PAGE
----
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How to Check Your Breasts

How to Check Your Breasts - Sh! Women's Store

Checking your breasts regularly is super important. Breast cancer care has come on in leaps & bounds, but early detection is key. 

You know your body better than anyone and may already have a breast-checking routine. But in case you don't, here are some tips to help you spot any changes as soon as they occur. 

Check your breasts regularly and around the same time of the month.

A good time to check your breasts is a few days after your period ends. 

Hormone levels fluctuate, and you'll probably find that your breast tissue changes throughout the month. Breast tissue usually feels lumpier just before menstruation. By checking after your period, your breast won't be as swollen or tender. 

Don't have periods? No problem. Check your breasts on the same day every month. Pick a day like the 1st of the month or payday - a date that's easy to remember.

It's still important to check your breasts every month, even if you are pregnant or breastfeeding. If breastfeeding, try to examine your boobers after feeding or using a pump to make the experience as comfortable as possible.

How to check your breasts

First, check your breast for visible signs.

Check in the mirror, arms by your sides and shoulders straight. Are your breasts their usual shape, size and colour?

Look for any changes to your breasts like soreness, rash, redness or swelling, skin dimpling/bulging or to the nipple (inverted or a discharge).

Next, check your breasts by feeling them.

Position - Starting with your left breast. Lay on your back with your left hand under your head. Pop a pillow or something soft under your left shoulder.

Motion Using your right hand, move around the breast in small circular motions using the pads of your fingers.

Area - Start at the nipple working outwards in a circular pattern, or use an up & down pattern (like mowing a lawn), but ensure to cover the whole area. You need to check from the collarbone to the top of your tummy and from the armpit to the cleavage area.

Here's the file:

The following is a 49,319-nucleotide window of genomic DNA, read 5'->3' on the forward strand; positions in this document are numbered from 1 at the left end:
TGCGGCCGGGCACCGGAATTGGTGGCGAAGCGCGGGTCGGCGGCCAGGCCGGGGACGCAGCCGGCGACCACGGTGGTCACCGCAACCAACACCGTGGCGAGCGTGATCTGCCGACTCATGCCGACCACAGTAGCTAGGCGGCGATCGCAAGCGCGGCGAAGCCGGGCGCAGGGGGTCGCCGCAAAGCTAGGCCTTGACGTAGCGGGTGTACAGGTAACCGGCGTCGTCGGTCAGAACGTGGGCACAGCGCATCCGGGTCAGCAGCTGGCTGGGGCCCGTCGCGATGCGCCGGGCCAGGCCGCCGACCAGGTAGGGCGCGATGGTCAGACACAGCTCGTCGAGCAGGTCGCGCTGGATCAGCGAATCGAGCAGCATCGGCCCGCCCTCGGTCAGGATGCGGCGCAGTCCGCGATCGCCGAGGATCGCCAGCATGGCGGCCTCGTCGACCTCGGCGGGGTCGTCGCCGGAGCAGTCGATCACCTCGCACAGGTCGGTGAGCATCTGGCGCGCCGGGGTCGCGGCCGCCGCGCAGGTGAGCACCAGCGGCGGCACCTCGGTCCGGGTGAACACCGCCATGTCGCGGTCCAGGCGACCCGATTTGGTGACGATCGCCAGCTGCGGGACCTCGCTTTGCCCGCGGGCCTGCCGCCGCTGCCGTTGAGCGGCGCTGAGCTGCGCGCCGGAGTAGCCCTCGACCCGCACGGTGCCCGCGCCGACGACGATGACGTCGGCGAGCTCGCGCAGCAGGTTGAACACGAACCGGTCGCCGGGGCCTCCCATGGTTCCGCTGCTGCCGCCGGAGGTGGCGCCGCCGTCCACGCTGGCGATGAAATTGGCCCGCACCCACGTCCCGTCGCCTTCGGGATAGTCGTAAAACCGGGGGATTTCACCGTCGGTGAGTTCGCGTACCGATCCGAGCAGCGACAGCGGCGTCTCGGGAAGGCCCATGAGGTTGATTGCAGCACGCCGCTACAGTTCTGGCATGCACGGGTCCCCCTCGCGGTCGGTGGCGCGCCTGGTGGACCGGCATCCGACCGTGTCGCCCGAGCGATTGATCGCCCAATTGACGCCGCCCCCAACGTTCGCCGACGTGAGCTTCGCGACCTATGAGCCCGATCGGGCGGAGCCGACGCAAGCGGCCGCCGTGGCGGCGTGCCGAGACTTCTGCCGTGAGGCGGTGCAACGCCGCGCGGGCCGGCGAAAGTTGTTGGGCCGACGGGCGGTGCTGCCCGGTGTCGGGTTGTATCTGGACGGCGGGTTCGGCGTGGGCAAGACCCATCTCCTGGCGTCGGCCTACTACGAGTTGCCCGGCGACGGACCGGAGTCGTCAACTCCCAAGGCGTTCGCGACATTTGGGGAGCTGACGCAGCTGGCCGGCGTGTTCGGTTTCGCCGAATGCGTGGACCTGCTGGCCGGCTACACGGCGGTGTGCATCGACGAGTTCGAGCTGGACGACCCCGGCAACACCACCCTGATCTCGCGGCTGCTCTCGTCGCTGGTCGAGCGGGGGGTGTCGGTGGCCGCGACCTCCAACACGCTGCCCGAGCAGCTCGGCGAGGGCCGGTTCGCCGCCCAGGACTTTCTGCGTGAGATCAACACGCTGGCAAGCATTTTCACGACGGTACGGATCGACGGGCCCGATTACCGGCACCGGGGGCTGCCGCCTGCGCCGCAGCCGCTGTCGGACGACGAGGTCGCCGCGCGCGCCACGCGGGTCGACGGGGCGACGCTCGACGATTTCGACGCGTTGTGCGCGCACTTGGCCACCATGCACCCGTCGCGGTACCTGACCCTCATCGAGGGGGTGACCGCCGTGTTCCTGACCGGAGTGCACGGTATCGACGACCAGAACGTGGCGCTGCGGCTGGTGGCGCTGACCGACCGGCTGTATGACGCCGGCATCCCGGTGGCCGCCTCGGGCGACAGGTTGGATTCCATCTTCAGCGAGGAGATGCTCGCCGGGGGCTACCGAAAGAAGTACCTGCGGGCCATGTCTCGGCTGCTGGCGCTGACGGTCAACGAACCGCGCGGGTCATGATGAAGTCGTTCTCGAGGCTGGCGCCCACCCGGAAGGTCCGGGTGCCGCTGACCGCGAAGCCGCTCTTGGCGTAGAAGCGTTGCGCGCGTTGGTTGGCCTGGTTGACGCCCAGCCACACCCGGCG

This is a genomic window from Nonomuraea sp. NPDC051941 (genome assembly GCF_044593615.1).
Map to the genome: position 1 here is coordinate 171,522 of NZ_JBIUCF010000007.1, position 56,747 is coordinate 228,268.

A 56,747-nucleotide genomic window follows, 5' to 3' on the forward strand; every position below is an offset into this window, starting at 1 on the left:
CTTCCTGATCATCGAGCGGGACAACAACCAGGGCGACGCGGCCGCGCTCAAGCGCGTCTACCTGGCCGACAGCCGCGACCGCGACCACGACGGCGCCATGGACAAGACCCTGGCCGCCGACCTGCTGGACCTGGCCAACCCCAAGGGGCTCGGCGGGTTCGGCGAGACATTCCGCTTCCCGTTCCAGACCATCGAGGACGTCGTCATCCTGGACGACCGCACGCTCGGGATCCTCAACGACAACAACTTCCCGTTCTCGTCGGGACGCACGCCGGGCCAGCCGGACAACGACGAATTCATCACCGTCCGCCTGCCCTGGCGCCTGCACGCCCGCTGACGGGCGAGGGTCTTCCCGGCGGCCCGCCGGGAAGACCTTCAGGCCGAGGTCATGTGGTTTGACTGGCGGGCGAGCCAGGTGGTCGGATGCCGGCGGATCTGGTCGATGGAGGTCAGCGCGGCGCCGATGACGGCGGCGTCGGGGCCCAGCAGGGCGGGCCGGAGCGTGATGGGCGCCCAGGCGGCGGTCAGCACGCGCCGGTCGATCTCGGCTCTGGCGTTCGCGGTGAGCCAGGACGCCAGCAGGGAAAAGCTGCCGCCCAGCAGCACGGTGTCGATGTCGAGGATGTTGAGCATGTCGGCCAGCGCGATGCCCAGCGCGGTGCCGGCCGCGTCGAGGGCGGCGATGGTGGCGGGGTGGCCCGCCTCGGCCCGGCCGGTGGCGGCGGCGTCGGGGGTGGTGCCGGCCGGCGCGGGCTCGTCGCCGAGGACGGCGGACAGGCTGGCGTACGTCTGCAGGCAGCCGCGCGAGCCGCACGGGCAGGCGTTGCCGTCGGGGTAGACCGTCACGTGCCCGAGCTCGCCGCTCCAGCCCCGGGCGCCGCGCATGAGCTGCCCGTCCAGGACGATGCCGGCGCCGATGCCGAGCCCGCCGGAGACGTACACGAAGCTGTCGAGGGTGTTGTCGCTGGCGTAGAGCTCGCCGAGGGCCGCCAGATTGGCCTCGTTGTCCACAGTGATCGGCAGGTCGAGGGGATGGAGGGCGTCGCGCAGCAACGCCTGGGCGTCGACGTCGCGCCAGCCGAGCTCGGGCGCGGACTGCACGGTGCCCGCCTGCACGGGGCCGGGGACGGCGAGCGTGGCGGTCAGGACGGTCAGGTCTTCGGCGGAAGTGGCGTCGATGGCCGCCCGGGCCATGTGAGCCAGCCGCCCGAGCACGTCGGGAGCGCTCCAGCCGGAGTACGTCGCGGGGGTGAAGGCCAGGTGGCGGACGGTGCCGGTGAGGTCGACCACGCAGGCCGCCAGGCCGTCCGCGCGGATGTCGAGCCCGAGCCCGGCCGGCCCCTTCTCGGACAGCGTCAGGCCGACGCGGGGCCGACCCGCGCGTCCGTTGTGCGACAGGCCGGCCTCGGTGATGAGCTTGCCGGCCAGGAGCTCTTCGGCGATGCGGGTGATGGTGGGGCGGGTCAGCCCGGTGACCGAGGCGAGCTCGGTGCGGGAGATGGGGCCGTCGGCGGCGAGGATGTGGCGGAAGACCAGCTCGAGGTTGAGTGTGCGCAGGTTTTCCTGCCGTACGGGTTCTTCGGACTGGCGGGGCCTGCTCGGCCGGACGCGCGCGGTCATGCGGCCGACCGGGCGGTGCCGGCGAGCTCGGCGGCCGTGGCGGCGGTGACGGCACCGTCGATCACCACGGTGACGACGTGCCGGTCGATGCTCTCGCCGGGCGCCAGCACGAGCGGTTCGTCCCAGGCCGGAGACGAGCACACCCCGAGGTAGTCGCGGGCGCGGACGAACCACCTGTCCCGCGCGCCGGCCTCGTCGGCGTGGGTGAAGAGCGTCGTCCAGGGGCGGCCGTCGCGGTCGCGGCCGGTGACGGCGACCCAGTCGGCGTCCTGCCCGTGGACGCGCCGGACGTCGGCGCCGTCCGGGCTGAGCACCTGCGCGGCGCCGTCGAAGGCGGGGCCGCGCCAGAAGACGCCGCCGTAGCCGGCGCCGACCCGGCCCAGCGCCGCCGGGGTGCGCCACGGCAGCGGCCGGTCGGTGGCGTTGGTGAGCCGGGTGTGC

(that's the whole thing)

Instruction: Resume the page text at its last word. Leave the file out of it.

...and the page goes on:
Pressure - Use as much pressure as is comfortable for you. Generally, firmer is better, which, depending on the size and sensitivity of your breasts, will likely mean varying it from lighter around the center of your breast and nipple area to much firmer at your breastbone, rib cage and armpit.

Once you have finished checking your left breast, repeat the process with your right one. 

Tip - Checking in the shower or using a lubricant or massage oil will make it easier to examine your breasts, as there will be less resistance.

When checking your breasts, look for any changes that don't disappear.

  • Lumps, knots or thickening
  • Any swellings, warmth, or a change in the tone of the skin
  • Changes in the shape and/or size of the breast
  • Rash on the breast or nipple,
  • Any sore or itchy areas
  • Nipple pulling in
  • Discharge from your nipple

Don't ignore any unusual changes

Have you noticed changes in your breasts that don't disappear? 

The sooner a lump or any changes are checked out (and treated, if necessary) by a Doctor, the better. Many lumps & bumps are found to be non-cancerous, so try not to panic. But - when it comes to your breasts, it's better to be on the safe side. 

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